Thursday, January 4, 2018

Candy Shop Wars (Julie)

I hope everyone has had a wonderful holiday season and not eaten too many sweats, especially white fudge, which is very dangerous. Also beware the nachos. More on that in a moment.

I've been successfully achieving all three plans I made for myself over the break: reading, writing, and relaxing. In fact, for four days straight I was a hermit and read both books of the Candy Shop Wars series by Brandon Mull.

Book number one, The Candy Shop War, was I believe, supposed to be a stand alone book, but then Brandon Mull ended up writing the next one called Arcade Catastrophe.

The series begins with ten-year old hero Nate Sutter moving to a new state. It's summer time and his mom sees some kids his age outside on their bikes and suggests the sulking Nate to go make friends. Nate meets the kids who are part of a club, and after going after a bully, is accepted into the club. There's Summer, the fearless one, Trevor, who we never really get to know very well, and Pigeon. Pigeon's real name is Paul, and he's the nerdy brains of the group. Pidge is my favorite probably because he's the one whose character is developed the most, even though he's not the number 1 hero of the series.

One afternoon the foursome head over to the new candy shop in their small town but don't have money for all the delicious candy. The owner, Mrs. White, allows them to do small chores around the shop in exchange for candy. The candy is so decadent that they go back every afternoon and work hard just to earn more treats. She "accidentally" lets slip that she has some special candy that's not out for sale. To get that candy, they must do some tasks for her. When they successfully accomplish the first harmless task, she gives them Moon Rocks and instructs them to suck on them somewhere beyond prying eyes. The candy allows them to become weightless and they can jump and bounce around and have lots of fun.

The fudge is like a drug, causing the adults to not
know what's going on
Now that they've had a taste of the magic candy, they return for more, and Mrs. White will only give them the magic candy if they do more tasks for her. Each task is more dangerous and causes the kids to become suspicious that she might not be the sweet, grandmotherly lady she portrays herself to be. They finally draw the line when she asks them to wipe the mind of another magician in disguise. Instead of following through, they spill the beans to the magician who tells them Mrs. White is evil and after something that will make her extremely powerful. Of course, the kids then have to stop her, and the best part is they use her own candy against her.


Takeaways from book one: There's not much character development, and the kids, especially Nate, are a bit bratty at the beginning. Brandon Mull softens out them out as the story progresses though. I loved the creativity with the candy. My favorite line from the book is by one of the bullies who starts working for Mrs. White after the others turn against her: Trust me, we have candy you guys haven't seen. What an awesome threat! Lastly, I couldn't help but think about the game Clue every time I read "Mrs. White."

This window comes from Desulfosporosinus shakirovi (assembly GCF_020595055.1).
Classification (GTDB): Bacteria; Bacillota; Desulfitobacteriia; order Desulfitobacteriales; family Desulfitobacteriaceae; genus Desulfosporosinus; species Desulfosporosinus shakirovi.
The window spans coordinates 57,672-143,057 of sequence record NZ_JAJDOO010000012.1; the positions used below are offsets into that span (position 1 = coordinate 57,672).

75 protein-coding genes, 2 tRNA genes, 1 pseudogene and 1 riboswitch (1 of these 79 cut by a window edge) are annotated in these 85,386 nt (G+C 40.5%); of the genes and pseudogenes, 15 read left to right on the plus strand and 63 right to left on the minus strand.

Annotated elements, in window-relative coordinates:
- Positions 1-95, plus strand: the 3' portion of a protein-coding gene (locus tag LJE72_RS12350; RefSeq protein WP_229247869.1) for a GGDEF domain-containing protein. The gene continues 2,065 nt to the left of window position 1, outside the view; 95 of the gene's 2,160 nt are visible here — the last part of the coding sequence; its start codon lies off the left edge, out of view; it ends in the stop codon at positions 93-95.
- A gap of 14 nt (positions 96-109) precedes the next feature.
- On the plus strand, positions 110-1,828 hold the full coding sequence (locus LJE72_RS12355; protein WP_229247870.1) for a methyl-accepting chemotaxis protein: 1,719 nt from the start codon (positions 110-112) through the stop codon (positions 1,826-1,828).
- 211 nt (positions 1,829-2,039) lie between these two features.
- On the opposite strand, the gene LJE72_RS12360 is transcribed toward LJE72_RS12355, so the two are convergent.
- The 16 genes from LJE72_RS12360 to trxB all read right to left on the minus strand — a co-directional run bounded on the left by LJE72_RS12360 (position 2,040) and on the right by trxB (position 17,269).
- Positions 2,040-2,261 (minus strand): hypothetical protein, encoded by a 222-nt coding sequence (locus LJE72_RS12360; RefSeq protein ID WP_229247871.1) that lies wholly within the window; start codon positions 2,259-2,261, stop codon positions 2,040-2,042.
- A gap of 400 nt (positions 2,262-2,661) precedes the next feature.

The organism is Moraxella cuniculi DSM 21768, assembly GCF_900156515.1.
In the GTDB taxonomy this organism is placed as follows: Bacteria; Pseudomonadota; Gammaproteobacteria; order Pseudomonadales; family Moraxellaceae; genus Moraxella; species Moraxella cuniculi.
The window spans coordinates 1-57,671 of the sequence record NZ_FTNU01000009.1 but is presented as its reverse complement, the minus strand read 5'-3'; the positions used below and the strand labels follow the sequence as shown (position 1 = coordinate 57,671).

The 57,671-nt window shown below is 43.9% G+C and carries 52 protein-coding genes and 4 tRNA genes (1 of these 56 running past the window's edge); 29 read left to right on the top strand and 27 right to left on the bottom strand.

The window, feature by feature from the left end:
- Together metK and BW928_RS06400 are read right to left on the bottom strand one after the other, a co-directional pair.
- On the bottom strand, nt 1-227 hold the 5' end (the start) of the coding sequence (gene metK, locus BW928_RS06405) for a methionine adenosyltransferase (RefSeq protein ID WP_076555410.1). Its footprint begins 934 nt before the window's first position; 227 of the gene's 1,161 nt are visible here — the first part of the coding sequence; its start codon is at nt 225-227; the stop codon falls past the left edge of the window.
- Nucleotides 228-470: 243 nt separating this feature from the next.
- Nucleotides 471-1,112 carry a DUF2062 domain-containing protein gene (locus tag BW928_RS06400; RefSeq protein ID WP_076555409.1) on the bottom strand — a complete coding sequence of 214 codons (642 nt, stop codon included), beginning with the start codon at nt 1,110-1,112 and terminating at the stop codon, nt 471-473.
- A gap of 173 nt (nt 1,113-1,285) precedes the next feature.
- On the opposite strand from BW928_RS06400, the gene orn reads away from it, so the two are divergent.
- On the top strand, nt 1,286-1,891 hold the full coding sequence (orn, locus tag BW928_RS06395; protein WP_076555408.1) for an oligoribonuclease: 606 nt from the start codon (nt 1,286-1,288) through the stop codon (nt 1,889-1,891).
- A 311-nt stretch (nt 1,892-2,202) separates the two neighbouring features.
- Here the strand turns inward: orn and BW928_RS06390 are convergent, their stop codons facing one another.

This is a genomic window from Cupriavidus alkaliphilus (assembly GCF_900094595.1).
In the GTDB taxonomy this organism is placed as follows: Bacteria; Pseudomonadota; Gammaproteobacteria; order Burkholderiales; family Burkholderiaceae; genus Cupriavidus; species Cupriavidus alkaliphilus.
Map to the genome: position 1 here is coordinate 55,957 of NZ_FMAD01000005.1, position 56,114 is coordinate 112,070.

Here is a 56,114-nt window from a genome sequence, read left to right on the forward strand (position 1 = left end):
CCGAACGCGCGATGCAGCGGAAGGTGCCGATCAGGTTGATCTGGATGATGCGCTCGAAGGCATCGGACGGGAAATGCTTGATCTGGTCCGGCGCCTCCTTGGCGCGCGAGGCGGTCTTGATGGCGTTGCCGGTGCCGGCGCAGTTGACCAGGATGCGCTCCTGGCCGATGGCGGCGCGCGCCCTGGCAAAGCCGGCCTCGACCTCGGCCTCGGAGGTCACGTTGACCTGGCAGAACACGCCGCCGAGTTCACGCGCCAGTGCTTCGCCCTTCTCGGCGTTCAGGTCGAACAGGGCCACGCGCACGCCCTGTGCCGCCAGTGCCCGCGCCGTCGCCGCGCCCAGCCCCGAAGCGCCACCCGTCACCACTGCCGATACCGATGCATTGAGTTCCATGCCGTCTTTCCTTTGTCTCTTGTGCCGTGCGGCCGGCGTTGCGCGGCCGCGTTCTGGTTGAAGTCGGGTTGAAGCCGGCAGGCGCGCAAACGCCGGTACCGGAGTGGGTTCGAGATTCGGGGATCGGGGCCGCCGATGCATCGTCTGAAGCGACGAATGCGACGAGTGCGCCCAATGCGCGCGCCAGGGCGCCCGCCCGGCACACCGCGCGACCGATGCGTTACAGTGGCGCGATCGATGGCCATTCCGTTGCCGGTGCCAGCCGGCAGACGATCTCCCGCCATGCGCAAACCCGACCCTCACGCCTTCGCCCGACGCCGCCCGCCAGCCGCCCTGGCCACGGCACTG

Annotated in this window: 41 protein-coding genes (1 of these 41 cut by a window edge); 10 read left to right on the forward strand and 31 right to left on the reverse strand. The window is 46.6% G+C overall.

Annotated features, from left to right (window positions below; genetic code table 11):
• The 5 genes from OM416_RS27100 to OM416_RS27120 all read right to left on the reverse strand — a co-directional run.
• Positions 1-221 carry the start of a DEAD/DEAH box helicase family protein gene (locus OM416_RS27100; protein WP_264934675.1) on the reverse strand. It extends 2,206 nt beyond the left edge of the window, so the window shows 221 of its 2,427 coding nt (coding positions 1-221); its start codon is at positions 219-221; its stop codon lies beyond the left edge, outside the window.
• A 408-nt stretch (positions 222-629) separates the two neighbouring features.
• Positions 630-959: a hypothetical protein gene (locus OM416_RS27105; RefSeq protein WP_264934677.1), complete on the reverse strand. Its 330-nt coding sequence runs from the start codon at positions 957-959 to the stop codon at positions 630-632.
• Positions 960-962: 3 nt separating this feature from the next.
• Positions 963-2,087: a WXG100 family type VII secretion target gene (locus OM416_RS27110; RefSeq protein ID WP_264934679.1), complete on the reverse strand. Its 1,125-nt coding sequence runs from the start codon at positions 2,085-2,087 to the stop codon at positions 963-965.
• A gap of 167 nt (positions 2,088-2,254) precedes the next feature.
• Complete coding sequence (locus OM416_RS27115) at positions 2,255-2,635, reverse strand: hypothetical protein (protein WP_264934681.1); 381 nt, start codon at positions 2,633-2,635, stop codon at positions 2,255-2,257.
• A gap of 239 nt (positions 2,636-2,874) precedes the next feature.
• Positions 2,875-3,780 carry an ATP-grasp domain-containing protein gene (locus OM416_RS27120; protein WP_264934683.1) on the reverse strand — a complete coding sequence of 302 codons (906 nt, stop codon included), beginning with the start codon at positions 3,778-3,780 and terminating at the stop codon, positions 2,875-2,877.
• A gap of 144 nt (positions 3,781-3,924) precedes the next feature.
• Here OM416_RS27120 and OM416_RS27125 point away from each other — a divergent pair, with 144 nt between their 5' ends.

Book Two: Arcade Catastrophe

I won't give too much away because the book directly relates to the end of the first book. Instead of a magic candy shop, this time the new bad guy has set up an arcade that sells nachos that have the same effect as the white fudge. If you get enough tickets, you get a stamp on your hand and join the respective club: you can become a jet, tank, racer, or sub. The stamps are magical of course, giving the recipient the stated power. Nate becomes a jet and gets the ability to fly, and Pigeon becomes a sub with awesome underwater abilities. The evil magician is after something that could destroy the world, and it's up to the four friends, plus a new one to thwart the plan. There's some really good action scenes and suspense, and more magical powers. Besides the stamps, my favorite new magic candy is Beastial Biscuits. Like animal crackers except you turn into the animal you eat! Trevor gets to become a wolf and a Kodiak bear. 

I'll end the review with my favorite line from book two: Like some of the best people I employ, she understands that she need not be defined by her past. We are who we choose to become.”

Concluding thoughts: I really enjoyed the series and hoping he will write a third. He left it open so will have to see. If you enjoy fun, magical adventures with some nice surprises, then I recommend the series.

3 comments:

  1. These books sound so fun! I love the idea of food that can give you powers, especially the Beastial Biscuits! And I like the irony that the sweet, old candy shop owner turned out to be a villain :)

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  2. I've heard of Brandon Mull, but not this series. I'll have to check them out. And I love that last line from book 2: We are who we choose to become. Awesome! Thanks for sharing, Julie!

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  3. What a creative idea! Sounds like a fun read.

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